The morphology of axons and dendrites shapes the connectivity and function of neuronal circuits; and dysmorphic axons and dendrites are a common feature of neurodevelopmental disorders. To establish cell-type-specific morphologies, developing neurites need to (1) grow towards and branch in the right places (i.e. neurite targeting), (2) elaborate arbors with distinct branching patterns and geometries (i.e. neurite shape), and (3) occupy appropriate territories (i.e. neurite size). How axons and dendrites grow to an exact size, how arbor size regulates connectivity, and how it influences specific circuit computations is not well understood. In preliminary studies, we identified four cell adhesion molecules (CAMs; Amigo1, Amigo2, netrin-G1, and NGL1) that regulate dendrite and axon size of neurons in two circuits of the retina: the direction selective (DS) circuit, which extracts motion information in the inner retina, and the rod bipolar pathway, which transmits dim-light-signals from the outer to the inner retina. Starburst cells have radially symmetric arbors that overlap extensively among neighbors and express Amigo2. The central two thirds of each arbor receive input and the peripheral third provides output. Inhibitory input from starburst cells is critical for DS responses of ganglion cells. Neurite size of starburst cells is increased in Amigo2 knockout (Amigo2-/-) mice, while functional compartmentalization is maintained.
In Aim 1, we will analyze the molecular mechanisms of Amigo2?s actions, test its influence on neurite morphology and connectivity, DS circuit function, and image stabilizing head and eye movements. At the first stage of the rod bipolar pathway, horizontal cell axons mediate lateral inhibition among rods, which provide input to rod bipolar dendrites. Horizontal cells express Amigo1. In Amigo1-/- mice, horizontal cell axons and rod bipolar dendrites are both reduced in size.
In Aim 2, we will characterize the signaling mechanism of Amigo1, explore territory matching between synaptic partners, analyze effects on connectivity and measure light sensitivity along the rod bipolar pathway, and in behavioral responses. At the second stage of the rod bipolar pathway, netrin-G1-expressing rod bipolar axons synapse onto NGL1-expressing AII cells. Rod bipolar axon size is reduced in netrin- G1-/- and NGL1-/- mice, suggesting that retrograde signals of trans-synaptic netrin-G1/NGL1 complexes regulates axon growth.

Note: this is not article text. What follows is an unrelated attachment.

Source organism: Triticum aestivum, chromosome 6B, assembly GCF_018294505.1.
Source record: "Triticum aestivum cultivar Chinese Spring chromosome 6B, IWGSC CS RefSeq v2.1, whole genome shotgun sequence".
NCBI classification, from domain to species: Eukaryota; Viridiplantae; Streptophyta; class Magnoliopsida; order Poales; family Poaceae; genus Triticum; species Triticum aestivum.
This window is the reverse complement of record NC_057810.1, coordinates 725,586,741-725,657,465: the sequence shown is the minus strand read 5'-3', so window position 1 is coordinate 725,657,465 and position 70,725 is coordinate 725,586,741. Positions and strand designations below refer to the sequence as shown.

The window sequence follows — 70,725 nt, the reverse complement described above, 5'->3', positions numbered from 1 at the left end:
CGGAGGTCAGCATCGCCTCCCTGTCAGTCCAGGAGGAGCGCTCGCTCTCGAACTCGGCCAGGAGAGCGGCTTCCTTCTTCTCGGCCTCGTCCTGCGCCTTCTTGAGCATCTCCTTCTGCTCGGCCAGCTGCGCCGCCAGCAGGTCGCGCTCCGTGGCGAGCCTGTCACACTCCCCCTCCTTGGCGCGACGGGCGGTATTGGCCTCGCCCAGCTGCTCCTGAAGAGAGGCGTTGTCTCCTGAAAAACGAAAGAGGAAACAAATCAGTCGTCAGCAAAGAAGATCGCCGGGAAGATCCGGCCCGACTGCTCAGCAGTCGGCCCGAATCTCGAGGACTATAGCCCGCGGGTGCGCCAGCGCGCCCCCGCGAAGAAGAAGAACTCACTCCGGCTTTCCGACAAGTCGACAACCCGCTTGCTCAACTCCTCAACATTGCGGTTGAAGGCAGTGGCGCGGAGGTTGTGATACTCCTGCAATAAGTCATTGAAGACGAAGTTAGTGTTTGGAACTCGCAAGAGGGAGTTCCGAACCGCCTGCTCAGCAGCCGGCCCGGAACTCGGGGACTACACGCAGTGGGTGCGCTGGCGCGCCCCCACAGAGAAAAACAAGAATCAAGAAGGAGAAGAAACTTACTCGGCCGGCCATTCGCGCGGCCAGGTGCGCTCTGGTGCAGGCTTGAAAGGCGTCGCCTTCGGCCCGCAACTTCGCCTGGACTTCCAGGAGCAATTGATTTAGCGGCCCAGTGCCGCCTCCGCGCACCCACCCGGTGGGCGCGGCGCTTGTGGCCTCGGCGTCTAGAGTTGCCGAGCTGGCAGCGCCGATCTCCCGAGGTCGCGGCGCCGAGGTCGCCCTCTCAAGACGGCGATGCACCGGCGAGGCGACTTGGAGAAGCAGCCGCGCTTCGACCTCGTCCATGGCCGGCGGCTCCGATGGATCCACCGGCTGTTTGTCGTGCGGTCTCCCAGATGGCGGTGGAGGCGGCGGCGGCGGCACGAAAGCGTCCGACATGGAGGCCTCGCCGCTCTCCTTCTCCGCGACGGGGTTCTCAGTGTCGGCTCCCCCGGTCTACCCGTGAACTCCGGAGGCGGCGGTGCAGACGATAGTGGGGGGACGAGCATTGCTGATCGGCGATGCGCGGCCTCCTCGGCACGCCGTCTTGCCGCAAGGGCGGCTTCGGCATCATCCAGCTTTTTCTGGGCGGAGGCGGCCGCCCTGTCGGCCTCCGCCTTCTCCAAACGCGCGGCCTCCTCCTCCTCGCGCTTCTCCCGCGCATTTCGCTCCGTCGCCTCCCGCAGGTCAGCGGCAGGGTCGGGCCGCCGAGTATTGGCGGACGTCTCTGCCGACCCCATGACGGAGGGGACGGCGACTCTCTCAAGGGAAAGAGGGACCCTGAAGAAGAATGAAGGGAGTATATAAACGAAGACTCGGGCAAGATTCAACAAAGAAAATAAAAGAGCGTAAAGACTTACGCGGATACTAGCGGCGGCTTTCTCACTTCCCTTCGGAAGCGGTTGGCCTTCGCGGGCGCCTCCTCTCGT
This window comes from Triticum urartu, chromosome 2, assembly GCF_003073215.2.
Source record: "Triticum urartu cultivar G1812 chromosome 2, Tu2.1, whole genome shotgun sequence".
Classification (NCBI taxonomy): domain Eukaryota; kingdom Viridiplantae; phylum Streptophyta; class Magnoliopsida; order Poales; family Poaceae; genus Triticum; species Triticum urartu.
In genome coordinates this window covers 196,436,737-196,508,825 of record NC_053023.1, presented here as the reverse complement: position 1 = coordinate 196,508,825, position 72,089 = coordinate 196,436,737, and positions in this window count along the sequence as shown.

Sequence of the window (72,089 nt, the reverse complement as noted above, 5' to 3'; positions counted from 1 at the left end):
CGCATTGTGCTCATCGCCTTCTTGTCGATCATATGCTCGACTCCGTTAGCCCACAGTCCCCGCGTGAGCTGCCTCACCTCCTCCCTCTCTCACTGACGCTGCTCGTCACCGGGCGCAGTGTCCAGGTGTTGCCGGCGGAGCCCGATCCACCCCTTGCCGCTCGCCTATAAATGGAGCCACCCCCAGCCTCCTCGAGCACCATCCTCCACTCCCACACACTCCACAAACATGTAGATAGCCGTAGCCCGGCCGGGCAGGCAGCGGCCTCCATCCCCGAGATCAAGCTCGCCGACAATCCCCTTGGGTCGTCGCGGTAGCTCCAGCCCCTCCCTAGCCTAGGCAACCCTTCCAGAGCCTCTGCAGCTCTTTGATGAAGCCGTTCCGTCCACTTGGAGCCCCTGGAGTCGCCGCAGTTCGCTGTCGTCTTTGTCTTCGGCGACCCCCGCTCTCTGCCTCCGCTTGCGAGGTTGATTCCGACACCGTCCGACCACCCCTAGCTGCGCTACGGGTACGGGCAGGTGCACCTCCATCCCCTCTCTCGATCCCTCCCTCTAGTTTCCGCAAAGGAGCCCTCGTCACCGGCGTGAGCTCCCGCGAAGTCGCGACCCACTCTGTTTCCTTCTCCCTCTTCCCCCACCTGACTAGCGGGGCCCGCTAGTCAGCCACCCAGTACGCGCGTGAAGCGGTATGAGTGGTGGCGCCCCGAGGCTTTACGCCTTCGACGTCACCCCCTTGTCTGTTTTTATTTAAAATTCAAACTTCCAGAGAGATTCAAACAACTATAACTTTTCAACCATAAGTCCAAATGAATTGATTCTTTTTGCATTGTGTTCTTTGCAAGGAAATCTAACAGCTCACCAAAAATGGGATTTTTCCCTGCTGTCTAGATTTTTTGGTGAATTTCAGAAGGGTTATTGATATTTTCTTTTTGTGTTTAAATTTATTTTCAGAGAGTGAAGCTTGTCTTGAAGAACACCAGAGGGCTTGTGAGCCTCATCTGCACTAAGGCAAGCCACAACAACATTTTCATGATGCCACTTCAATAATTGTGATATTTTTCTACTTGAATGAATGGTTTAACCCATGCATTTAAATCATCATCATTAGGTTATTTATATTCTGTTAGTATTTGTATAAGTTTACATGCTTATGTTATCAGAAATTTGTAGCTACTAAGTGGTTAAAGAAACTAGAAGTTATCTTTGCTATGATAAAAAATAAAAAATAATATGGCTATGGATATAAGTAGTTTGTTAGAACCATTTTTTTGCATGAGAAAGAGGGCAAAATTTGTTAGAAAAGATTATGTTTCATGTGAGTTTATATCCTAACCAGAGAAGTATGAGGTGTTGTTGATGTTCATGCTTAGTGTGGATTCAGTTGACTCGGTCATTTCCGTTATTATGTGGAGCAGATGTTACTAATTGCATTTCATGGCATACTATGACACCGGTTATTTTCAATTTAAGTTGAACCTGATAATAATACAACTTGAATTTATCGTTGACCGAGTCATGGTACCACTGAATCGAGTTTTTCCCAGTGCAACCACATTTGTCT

In Aim 3, we will explore whether forward signals control AII arbor size. We will determine how netrin-G1/NGL1 complexes affect the number, ultrastructure and function of synapses between rod bipolar and AII cells, and assess their influences on light responses along the rod bipolar pathway and on the ability of mice to detect dim light flashes. Together these studies will provide insights into the molecular mechanisms that control axon and dendrite size in the retina, reveal how neurite size regulates connectivity, and how it shapes specific circuit computations and influences visually guided behaviors.

Public Health Relevance

This proposal aims to elucidate molecular mechanisms that control axon and dendrite size in the retina. A better understanding of these mechanisms could provide important insights into neurodevelopmental disorders, which frequently involve disruptions of neuronal morphogenesis. In addition, knowledge about signals that govern axon and dendrite development, may prove useful in guiding the integration of neuronal replacements, which, particularly in the retina, are promising candidates for restoring function lost by degenerative diseases.

National Institute of Health (NIH)
National Eye Institute (NEI)
Research Project (R01)
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Neurotransporters, Receptors, and Calcium Signaling Study Section (NTRC)
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Greenwell, Thomas
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Washington University
Schools of Medicine
Saint Louis
United States
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